Art Salesmanship (Is that a Dirty Word?) | Xanadu Gallery’s Art Marketing Minute

Salesmanship has a bit of a bad name in the art world. As a gallery owner, I know that many artists look at what I do with suspicion. They suspect that I use underhanded methods and pressure to compel the unwilling to buy art.

They think that the selling process somehow taints the purity of art.

I’m convinced that this disdain artists feel toward salesmanship stems from a fundamental misunderstanding about what the sales process is, and what’s really happening when I sell a piece of art.

To learn more, watch the video above. Prefer to read instead of watch? Click here!

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About the Author: Jason Horejs

Jason Horejs is the Owner of Xanadu Gallery, author of Dad was an Artist | A Survivor's Story and best selling books "Starving" to Successful & How to Sell Art , publisher of reddotblog.com, and founder of ARTsala. Jason has helped thousands of artists prepare themselves to more effectively market their work, build relationships with galleries and collectors, and turn their artistic passion into a viable business. Connect with Jason on Facebook

6 Comments

  1. I have not had enough experience selling yet to appreciate your thoughts. I come from a sales background so selling and feeling guilty is not a problem of mine. I can however see where some would feel the way you described.

  2. 5 years ago. I lied (no matter how small it was. It was a lie.) to a customer about a piece that I wanted to sale. Weeks, after the sale, I was still feeling guilty. So, I contacted the customer and informed him that, I lied and the one he purchased was not the last in the series and I had 3 other pieces. If he like, I would show them to him, if he decided to returned the one he purchased. Am ready to give him a refund. That afternoon he show up at the studio. Once he sees the other 3 pieces, before I can start to apologizes. He looked at me, I take those as well. He told me, my lying to him did not influence him, one bit. Since then, I make it a point not to that again.

  3. I also don’t feel guilty, in fact I feel that many people don’t appreciate what goes into creating a piece of art. The time to create, studio overhead, supplies, planning the composition, and the actual creating. For plein aire painters, fighting the elements and searching for the right vista, etc. I find that many inexperienced buyers are surprised at the cost of original art. True, many artists undervalue their work and underprice their work and of course the supply of artwork exceeds the demand, all of these factors make art sales challenging. You can’t trick people into buying. Your book nicely outlines the methods to help people buy, few people like to be “sold” something. Helping a buyer understand the value of the work and matching their aesthetic preferences and needs to an artwork in their budget I think is the key. As a group we artists need to recognize that our work has value and if we wish to make a living selling art we need to acknowledge that art can’t be sold below the cost of production which includes studio overhead etc.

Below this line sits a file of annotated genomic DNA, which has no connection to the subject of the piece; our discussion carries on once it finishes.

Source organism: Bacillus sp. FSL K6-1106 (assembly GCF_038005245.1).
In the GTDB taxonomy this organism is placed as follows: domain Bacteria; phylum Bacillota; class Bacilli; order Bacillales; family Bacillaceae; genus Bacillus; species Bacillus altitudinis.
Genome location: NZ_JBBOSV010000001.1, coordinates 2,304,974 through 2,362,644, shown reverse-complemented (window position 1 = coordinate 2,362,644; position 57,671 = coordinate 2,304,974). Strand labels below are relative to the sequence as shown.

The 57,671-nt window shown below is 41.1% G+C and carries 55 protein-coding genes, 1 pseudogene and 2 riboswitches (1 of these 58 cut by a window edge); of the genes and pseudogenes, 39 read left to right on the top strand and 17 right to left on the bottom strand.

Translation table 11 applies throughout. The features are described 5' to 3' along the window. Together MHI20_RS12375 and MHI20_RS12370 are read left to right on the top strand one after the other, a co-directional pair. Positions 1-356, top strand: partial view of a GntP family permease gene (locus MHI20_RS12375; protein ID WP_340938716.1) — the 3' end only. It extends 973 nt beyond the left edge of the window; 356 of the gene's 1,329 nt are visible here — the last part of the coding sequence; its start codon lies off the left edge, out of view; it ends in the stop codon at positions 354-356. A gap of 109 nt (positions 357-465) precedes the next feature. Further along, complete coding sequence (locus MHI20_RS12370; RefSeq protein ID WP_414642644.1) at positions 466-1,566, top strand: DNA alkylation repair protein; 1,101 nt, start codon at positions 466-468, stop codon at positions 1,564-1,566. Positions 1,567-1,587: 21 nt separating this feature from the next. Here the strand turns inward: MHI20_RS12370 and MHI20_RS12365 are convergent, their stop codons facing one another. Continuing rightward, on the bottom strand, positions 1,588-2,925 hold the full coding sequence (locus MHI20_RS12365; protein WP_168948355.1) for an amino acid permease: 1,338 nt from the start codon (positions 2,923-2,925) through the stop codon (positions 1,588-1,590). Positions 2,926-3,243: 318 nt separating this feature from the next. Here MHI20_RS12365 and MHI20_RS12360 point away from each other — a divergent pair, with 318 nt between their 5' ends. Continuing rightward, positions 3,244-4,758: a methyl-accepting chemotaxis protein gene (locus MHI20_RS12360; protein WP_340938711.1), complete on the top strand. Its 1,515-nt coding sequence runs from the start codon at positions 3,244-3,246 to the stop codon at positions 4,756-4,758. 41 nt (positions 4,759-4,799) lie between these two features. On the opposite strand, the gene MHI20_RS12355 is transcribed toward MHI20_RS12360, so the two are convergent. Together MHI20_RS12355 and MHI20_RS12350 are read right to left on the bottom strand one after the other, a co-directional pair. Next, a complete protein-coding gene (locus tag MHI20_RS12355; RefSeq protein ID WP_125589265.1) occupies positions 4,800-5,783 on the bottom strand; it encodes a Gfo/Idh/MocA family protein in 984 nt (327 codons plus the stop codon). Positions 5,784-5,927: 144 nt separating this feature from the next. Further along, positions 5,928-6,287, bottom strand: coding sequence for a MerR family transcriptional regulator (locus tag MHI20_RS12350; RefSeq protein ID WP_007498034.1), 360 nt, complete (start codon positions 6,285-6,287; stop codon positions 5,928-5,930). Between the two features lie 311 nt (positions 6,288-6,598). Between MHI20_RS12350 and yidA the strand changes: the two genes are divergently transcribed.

4. This really helped me. Your description of how an artist generally feels when selling their work is something I can definitely relate to. I’ve always been in awe of people that have the gift of sales. I once had a friend who sold some mixed breed puppies for $450 a piece. They didn’t lie about the dogs’ DNA – yet I could never shake the feeling that they they had somehow taken advantage of their buyers. But now that I’ve read your article I’m realizing they were just great at showing the beautiful puppies had a lot of value because of the two different breeds they came from. A wonderful perspective change that will help me to view my art a little differently in the buying process. Thank you.

  5. I usually feel good when I make a sale, as do the buyers of my art. Exchanging money for goods is as old as civilization and not something to feel bad about.

    What I see is that sometimes young artists are cautious about asking too much for their work because they tend to undervalue their work at first until the make some sales and start to feel good with the prices they are setting.

    But then I look at it this way. I rarely ever meet an artist who does not want to sell their art. And selling an art piece to me is a win-win with the buyer. The sale brings me money to keep getting supplies and materials for making more art works and the sale brings enjoyment to the buyer who has something to brighten his/her day.

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